Until we can understand the assumptions in which we’re drenched we cannot know ourselves.

“…the assumptions in which we’re drenched.” I love this phrase and it weighs so, so heavy on my heart. Her words describe, in so many ways, what I am always talking/writing about when it comes to the stories we’ve been told, the ones we tell ourselves, the culture in which we live, and so much more. Naming these is what I focus on with clients and strive to consistently name in my own life over and over again. It’s definitely what I reveal (and re-vision) in my book. And every bit of this, to Adrienne Rich’s point, is so that we can know ourselves. 

And that? Knowing ourselves? It matters more than all else, is sacred above all else, is worth more than all else. 

Topic #3: (Trapped and) Liberated by Language

Again, by way of review, the final sentences within Adrienne Rich’s quote:

And this drive to self-knowledge, for women, is more than a search for identity: it is part of our refusal of the self-destructiveness of male-dominated society. A radical critique…feminist in its impulse, would take the work first of all as a clue to how we live, how we have been living, how we have been led to imagine ourselves, how our language has trapped us as well as liberated us, how the very act of naming has been till now a male prerogative, and how we can begin to see and name–and therefore live–afresh…not to pass on a tradition but to break its hold over us.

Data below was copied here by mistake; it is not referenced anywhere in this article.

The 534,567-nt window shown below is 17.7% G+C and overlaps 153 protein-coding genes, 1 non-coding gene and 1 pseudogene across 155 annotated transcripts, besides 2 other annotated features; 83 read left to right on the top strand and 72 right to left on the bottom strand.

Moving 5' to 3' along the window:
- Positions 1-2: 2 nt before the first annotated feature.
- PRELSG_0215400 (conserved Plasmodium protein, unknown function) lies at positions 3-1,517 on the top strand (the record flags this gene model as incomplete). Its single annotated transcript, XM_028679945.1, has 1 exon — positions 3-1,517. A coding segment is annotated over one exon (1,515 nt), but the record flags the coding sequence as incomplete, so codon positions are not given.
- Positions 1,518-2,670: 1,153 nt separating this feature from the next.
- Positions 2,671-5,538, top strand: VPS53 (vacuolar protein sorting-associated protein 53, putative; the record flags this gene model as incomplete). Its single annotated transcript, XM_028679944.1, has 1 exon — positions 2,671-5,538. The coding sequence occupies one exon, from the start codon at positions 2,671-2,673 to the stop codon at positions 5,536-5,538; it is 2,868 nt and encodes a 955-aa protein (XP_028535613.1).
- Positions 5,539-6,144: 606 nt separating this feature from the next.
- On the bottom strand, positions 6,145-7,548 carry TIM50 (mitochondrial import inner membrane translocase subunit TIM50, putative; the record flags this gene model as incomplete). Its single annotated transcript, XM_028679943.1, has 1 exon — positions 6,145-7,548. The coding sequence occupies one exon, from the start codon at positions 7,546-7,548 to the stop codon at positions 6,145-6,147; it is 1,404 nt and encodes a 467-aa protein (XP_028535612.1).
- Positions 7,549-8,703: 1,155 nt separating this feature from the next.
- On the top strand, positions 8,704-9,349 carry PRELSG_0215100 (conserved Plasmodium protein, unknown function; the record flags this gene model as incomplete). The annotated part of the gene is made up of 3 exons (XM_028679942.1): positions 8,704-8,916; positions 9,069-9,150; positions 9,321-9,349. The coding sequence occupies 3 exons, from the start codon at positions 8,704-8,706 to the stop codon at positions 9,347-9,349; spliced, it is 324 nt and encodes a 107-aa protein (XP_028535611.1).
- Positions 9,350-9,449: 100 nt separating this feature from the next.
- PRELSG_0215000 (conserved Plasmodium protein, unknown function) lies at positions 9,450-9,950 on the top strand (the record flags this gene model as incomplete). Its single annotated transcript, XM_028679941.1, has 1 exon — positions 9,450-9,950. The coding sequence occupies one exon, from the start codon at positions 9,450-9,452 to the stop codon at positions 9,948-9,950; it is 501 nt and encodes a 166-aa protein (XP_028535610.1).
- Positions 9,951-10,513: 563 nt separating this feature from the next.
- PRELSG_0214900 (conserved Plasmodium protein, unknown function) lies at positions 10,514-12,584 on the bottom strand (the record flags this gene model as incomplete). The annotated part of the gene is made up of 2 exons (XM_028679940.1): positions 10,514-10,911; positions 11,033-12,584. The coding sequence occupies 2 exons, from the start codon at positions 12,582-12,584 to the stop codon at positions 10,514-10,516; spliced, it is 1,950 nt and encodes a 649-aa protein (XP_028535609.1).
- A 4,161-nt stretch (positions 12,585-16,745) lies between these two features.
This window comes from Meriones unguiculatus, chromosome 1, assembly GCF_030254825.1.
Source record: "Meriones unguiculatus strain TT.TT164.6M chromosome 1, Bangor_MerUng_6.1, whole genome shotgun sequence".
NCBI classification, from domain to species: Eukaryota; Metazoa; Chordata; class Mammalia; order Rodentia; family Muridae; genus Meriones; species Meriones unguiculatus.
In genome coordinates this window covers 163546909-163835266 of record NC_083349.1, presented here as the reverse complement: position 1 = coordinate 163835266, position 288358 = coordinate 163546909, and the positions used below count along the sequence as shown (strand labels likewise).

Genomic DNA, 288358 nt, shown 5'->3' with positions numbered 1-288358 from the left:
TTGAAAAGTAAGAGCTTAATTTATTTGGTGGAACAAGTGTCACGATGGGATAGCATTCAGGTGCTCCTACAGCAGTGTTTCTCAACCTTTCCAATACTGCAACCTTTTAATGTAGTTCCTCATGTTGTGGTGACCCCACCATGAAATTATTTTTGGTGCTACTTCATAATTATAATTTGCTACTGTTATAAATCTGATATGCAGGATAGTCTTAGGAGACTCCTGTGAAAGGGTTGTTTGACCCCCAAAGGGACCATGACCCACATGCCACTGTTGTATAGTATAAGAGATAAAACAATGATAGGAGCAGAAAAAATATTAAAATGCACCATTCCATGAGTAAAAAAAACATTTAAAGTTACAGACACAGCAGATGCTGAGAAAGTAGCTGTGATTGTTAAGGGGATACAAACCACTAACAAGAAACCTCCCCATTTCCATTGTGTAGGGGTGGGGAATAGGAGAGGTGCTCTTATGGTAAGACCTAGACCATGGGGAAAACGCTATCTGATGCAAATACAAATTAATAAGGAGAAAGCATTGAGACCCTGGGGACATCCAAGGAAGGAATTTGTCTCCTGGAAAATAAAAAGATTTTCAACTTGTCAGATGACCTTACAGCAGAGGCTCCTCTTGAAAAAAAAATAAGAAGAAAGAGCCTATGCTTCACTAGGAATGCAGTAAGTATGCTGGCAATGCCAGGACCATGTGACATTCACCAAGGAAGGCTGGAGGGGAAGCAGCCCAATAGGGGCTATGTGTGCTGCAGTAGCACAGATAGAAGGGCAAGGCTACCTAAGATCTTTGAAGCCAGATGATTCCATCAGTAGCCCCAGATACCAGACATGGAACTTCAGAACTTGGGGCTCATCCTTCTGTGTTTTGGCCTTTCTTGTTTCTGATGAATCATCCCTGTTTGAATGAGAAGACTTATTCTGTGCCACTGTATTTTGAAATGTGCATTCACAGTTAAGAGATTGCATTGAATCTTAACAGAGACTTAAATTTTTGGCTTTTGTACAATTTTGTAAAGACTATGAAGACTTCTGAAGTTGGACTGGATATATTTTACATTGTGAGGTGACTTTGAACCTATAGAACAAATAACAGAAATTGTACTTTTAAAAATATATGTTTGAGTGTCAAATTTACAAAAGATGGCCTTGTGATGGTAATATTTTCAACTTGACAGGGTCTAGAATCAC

When we re-vision, when we acknowledge the assumptions in which we’re drenched, we cannot help but see and name how language has both trapped us and liberated us. Too often, this happens through language that’s been spoken for us, around us, and about us. Stories. Roles. Assignments. Stereotypes. Value. Worth. These have defined us, shaped us, and yes, (mostly) trapped us. 

Adrienne Rich is not alone in naming this. Brené Brown speaks almost exclusively about it in her latest book, Atlas of the Heart:

If we want to find the way back to ourselves and one another, we need language and the grounded confidence to both tell our stories and to be stewards of the stories that we hear. This is the framework for meaningful connection.

The key is to make language our own, to claim its power and beauty, to take agency, and to move from being trapped by it to letting it be the source of our very liberation. Ultimately and paradoxically, the very things, experiences, even people that have oppressed or bound us, when named with language, are what enable our freedom.

  • When you honestly name and put language to the harm of your past, you can then step into freedom from it.
  • When you bravely name and put language to your fear, you can then experience a life that is freed from such.
  • When you fiercely name and put language to your truth, you can then begin to live in uncompromising, unedited, and freedom-suffused ways.

All easier said than done. All the work and journey of a lifetime. All deeply sacred.


So, to (finally) wrap things up…

  • internalized patriarchy is a real thing — which is why:
  • re-visioning matters.
  • understanding the assumptions in which we’re drenched matters.
  • naming how language has trapped us matters; letting it free us, even more!
  • doing every bit of this not alone makes all the difference.